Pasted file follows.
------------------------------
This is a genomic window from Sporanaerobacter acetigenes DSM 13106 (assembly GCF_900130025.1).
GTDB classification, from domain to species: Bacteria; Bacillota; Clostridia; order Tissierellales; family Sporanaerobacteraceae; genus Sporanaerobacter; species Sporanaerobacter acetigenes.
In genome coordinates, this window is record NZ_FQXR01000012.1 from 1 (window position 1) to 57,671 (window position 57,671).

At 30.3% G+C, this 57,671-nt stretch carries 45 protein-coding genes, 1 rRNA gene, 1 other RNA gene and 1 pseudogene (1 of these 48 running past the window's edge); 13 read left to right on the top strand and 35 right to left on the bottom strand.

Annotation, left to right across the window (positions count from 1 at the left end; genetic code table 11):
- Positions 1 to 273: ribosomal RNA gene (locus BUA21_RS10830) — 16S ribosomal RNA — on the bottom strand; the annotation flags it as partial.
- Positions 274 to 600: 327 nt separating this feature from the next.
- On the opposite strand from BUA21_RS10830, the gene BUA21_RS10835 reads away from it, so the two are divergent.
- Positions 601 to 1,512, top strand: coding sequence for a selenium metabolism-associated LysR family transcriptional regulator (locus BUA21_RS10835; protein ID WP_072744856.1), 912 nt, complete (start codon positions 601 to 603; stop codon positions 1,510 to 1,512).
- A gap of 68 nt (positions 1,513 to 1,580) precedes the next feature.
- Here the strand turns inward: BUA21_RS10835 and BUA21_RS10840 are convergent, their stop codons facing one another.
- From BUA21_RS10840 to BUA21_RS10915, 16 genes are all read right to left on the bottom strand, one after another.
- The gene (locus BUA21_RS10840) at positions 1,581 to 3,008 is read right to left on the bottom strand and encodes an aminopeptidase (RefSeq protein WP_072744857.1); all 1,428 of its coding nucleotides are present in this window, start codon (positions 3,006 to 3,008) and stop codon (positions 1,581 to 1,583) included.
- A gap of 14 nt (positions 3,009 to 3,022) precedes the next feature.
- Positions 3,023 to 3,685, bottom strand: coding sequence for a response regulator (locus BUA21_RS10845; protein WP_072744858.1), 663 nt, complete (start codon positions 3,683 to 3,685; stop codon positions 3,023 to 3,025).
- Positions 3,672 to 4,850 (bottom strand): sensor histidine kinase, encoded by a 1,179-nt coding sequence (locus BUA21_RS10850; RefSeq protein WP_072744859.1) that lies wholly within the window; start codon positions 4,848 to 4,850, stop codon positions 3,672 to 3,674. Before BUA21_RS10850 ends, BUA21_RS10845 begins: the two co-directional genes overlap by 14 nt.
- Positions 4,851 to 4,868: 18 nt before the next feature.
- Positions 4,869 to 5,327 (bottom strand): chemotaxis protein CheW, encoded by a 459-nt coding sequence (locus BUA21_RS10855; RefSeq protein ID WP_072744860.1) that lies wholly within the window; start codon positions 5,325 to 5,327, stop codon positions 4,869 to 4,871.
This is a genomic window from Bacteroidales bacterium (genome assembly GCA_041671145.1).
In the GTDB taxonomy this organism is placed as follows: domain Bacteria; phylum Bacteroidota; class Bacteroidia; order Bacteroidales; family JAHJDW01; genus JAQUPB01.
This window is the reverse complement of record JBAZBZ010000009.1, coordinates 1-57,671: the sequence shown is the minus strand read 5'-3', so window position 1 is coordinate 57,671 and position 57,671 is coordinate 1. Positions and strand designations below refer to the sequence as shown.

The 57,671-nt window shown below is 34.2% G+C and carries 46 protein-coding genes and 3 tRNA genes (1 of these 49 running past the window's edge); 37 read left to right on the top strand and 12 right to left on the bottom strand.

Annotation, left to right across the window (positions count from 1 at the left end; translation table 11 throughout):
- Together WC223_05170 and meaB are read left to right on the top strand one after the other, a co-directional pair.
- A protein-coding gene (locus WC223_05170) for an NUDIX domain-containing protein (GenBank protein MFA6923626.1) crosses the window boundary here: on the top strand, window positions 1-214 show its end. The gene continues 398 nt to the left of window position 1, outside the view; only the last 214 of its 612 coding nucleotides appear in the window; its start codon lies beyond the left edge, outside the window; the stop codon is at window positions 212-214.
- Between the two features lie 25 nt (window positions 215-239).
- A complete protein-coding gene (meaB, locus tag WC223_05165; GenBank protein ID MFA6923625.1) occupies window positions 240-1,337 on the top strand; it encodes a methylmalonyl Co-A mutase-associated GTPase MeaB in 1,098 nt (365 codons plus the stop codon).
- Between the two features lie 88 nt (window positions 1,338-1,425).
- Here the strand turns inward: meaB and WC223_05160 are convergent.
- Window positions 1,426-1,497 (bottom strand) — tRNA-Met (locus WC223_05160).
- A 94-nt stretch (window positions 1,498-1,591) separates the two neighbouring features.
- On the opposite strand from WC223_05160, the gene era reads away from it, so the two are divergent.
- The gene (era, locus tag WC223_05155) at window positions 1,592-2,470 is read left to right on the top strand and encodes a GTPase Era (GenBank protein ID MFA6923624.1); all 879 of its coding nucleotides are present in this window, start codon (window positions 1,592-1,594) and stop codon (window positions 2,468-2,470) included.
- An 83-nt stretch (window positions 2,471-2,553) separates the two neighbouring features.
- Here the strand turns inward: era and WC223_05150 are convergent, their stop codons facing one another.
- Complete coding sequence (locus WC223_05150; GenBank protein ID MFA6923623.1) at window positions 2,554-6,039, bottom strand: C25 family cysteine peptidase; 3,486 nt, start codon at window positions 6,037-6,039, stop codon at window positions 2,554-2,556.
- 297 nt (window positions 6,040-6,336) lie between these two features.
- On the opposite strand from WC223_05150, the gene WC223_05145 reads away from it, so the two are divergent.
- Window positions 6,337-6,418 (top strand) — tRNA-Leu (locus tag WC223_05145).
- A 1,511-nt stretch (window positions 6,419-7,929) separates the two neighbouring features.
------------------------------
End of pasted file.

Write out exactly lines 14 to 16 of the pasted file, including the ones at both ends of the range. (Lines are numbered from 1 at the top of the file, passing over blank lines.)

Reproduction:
- A gap of 14 nt (positions 3,009 to 3,022) precedes the next feature.
- Positions 3,023 to 3,685, bottom strand: coding sequence for a response regulator (locus BUA21_RS10845; protein WP_072744858.1), 663 nt, complete (start codon positions 3,683 to 3,685; stop codon positions 3,023 to 3,025).
- Positions 3,672 to 4,850 (bottom strand): sensor histidine kinase, encoded by a 1,179-nt coding sequence (locus BUA21_RS10850; RefSeq protein WP_072744859.1) that lies wholly within the window; start codon positions 4,848 to 4,850, stop codon positions 3,672 to 3,674. Before BUA21_RS10850 ends, BUA21_RS10845 begins: the two co-directional genes overlap by 14 nt.